Did anything change with inflation targeting?

In February 2016, India officially adopted IT as the monetary policy framework and monetary policy decision-making passed on from the RBI governor to the MPC. The gradual move towards IT began the previous year when Governor Rajan signed the Monetary Policy Framework Agreement with the Ministry of Finance, formally specifying that India would adopt IT as its monetary policy framework. 

With the advent of IT, monetary policy arguably became more well-defined and RBI communication became more streamlined, with a sharper focus on inflation and growth (Mathur and Sengupta 2019). It is natural to ask if this regime switch led to changes in the dynamics of monetary shocks or their transmission.

In answer to this question, we find that the size of the OIS rate changes on RBI announcement days are roughly similar if we separate our sample into a pre- and post-IT/MPC era. This implies that there is no evidence that markets were more (or less) surprised by RBI decisions in the IT regime. There is however substantial variation in financial market response across RBI governor regimes. Most notably the response of bond yields and stock prices to monetary shocks during the tenure of Governor Rajan shows that markets were only paying attention to RBI statements, and were not reacting to policy rate surprises. Under the subsequent MPC regime, bond market stopped responding to information revealed in the monetary policy statements, instead reacting only to surprise changes (or non-changes) in the repo rate. During the IT period, the stock market did not respond to either the policy rate shock or to surprise changes in information about future rates. 


We construct a new measure of monetary policy shocks for India, and these shocks can be readily used to understand the impact of the RBI’s policy actions. We find that the Indian stock and bond markets pay careful attention to the monetary policy actions and communication of the RBI, and react strongly to monetary shocks. 

However, financial markets in India do not react to policy rate changes (or non-changes) if these were expected. Instead, markets react only to the surprise component of the announcements. While the RBI does not give an explicit forward guidance in its statements unlike the US Fed or the ECB, financial markets in India infer substantial information about the future path of the policy rate from the RBI’s official communication. 

The market’s assessment of which particular tool (actions or words) is more effective, also changes across governor regimes. For instance, markets seemed to have paid the most attention to RBI statements during the tenure of Governor Rajan and this gets reversed in the subsequent MPC regime. This implies that trying to draw conclusions about the impact of IT on information transmission is potentially incomplete, without considering the forward guidance aspect of monetary policy.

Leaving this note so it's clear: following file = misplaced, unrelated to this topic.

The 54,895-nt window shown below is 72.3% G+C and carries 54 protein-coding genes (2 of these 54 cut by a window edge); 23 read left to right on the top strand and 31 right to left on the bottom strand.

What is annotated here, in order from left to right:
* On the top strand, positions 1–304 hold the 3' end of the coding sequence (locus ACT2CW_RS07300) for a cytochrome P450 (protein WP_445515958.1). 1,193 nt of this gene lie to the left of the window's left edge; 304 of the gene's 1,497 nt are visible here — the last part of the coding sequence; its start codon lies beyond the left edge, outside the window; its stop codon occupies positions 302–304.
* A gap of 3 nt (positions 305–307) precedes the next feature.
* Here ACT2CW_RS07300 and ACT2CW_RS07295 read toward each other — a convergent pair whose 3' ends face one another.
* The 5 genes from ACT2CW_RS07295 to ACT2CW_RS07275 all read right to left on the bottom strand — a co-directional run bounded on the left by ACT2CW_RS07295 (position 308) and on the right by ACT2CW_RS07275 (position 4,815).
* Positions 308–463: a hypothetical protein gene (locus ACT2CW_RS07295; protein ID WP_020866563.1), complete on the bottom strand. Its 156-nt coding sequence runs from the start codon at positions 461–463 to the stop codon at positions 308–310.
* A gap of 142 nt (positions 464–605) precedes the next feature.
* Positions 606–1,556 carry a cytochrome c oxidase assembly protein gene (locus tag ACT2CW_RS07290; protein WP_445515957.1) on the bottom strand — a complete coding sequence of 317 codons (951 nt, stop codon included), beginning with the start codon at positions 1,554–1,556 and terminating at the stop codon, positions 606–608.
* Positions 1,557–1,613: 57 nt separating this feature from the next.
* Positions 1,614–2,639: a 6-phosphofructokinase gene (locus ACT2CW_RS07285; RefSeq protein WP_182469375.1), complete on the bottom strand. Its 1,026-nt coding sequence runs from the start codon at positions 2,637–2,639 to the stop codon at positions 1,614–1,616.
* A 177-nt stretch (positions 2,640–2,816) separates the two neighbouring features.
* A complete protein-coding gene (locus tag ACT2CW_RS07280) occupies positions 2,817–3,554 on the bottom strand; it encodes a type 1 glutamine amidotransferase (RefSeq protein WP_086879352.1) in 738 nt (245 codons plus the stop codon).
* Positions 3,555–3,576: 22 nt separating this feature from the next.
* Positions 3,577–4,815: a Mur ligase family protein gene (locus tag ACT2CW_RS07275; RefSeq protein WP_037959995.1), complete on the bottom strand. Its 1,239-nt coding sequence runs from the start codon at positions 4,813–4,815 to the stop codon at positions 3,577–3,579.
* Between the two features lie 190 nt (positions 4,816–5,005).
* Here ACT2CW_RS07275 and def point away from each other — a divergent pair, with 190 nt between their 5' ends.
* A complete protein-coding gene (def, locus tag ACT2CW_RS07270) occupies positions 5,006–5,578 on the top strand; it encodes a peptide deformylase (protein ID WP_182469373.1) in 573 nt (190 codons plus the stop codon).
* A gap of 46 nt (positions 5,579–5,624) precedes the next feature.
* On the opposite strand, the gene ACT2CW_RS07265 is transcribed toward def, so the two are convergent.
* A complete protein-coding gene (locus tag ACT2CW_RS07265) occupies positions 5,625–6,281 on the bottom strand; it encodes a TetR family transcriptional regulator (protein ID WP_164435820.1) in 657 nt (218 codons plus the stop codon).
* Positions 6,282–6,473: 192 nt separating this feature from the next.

Our analysis suggests that instead of a pre-and post-IT view of the RBI, it is perhaps more helpful to think about regime shifts in RBI policymaking in terms of changes in the governorship. There is also no evidence that the size of monetary surprises changes with the introduction of IT. 

As by product of our research, we have made our monetary policy shock measures and policy announcement dates publicly available. We hope this will aid future research on Indian monetary policy.

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  1. See Altavilla et al. (2019) and Swanson (2021) for prominent recent examples.
  2. We use ‘monetary shock’ and ‘monetary surprise’ interchangeably with ‘shock’ to indicate surprise changes in policy rates announced by the central bank.
  3. The RBI announcement dates in our sample correspond to dates when information was revealed about changes (or non-changes) in the repo rate, the reverse repo rate, the bank rate, and the cash reserve ratio. These announcements were made using either statements, circulars, or press releases. We analyse a total of 115 RBI announcement dates. These announcement dates do not include dates when the RBI released information about its open market operations (OMO). The purpose of these purchase or sale operations is primarily to stabilise the liquidity in the market and hence, these announcements are unrelated to information about the future path of the policy rate.
  4. OIS contracts are derivatives in which parties exchange fixed and floating interest rate payments. The floating rate payments are typically tied to the overnight interbank rate which is a good proxy for the central bank’s monetary policy instrument. For India, the Mumbai Interbank Offer Rate (MIBOR) is the relevant floating rate for the OIS rates that we study. See Rituraj and Kumar (2021) for further details on the OIS market in India.
  5. We find that monetary transmission is broadly similar if we instead use T-Bill rates (three month and one year) to construct monetary shocks.